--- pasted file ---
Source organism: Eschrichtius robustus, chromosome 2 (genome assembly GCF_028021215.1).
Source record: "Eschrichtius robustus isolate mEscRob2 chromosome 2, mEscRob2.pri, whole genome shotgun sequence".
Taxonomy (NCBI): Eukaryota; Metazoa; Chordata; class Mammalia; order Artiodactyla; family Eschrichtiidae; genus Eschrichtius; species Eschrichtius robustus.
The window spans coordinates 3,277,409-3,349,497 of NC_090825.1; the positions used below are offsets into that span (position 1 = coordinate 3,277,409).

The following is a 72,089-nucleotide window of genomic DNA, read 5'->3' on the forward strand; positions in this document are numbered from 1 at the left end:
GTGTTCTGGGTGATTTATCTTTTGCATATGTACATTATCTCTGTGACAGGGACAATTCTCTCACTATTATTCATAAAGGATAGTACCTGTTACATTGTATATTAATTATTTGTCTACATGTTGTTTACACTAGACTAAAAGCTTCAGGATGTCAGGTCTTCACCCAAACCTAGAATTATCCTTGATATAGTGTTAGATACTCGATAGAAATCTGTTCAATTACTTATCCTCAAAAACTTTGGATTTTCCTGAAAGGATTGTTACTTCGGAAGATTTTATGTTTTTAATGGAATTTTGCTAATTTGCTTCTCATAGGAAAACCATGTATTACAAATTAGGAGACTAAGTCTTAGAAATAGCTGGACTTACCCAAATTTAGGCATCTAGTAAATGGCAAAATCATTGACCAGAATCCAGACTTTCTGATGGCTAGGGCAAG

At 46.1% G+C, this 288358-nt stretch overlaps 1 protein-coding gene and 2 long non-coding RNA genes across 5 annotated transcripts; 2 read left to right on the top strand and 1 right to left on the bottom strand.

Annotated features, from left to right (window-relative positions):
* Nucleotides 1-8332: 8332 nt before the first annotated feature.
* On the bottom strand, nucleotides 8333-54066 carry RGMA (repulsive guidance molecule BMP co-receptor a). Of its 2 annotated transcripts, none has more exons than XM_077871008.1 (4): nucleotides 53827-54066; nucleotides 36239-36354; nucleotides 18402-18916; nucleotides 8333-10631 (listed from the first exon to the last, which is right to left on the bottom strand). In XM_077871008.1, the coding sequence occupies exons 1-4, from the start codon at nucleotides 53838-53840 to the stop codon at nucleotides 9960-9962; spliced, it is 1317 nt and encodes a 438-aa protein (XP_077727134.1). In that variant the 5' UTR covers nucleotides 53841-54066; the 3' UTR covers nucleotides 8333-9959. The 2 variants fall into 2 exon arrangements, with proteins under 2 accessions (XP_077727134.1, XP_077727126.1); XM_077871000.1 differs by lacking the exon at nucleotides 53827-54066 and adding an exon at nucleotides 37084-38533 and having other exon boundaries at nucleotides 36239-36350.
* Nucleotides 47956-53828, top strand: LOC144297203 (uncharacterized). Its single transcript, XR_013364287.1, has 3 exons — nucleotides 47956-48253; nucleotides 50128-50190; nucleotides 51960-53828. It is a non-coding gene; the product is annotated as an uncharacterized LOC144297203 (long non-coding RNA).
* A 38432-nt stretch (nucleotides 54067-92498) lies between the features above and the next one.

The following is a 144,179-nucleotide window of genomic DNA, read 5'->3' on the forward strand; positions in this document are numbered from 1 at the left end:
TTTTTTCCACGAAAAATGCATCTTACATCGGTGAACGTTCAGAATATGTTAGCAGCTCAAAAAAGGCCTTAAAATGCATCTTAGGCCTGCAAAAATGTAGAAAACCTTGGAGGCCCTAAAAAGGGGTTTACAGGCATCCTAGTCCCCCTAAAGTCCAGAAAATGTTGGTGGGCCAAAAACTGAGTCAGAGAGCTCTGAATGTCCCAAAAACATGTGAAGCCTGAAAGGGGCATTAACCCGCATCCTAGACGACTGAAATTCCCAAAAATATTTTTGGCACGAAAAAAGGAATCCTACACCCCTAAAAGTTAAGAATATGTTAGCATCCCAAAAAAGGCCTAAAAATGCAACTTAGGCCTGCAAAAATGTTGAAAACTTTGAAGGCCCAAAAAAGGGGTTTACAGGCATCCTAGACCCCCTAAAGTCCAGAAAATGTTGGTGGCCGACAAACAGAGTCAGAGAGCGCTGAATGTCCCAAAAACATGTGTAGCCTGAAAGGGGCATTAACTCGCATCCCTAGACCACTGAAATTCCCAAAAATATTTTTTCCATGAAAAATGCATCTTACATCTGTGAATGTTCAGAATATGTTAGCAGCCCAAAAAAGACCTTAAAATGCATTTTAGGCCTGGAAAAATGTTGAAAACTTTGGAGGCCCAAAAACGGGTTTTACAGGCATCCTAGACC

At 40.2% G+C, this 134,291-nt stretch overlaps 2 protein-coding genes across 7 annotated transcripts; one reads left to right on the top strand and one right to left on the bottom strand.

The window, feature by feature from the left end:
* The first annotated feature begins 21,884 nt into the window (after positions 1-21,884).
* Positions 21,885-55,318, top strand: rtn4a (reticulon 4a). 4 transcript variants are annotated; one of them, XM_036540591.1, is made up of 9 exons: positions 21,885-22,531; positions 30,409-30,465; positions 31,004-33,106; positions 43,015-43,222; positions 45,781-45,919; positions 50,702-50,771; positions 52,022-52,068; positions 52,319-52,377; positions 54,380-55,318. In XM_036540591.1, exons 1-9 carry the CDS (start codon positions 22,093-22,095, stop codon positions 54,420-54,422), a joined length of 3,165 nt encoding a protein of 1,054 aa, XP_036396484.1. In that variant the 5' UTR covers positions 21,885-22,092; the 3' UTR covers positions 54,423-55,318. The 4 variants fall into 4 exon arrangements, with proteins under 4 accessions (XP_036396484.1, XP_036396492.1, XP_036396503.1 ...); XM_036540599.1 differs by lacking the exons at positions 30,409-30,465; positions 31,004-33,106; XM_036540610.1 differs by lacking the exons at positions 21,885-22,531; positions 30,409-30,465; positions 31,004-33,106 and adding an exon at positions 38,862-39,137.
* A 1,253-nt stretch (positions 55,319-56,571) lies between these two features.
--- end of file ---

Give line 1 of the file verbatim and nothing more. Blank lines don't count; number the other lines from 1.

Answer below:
Source organism: Eschrichtius robustus, chromosome 2 (genome assembly GCF_028021215.1).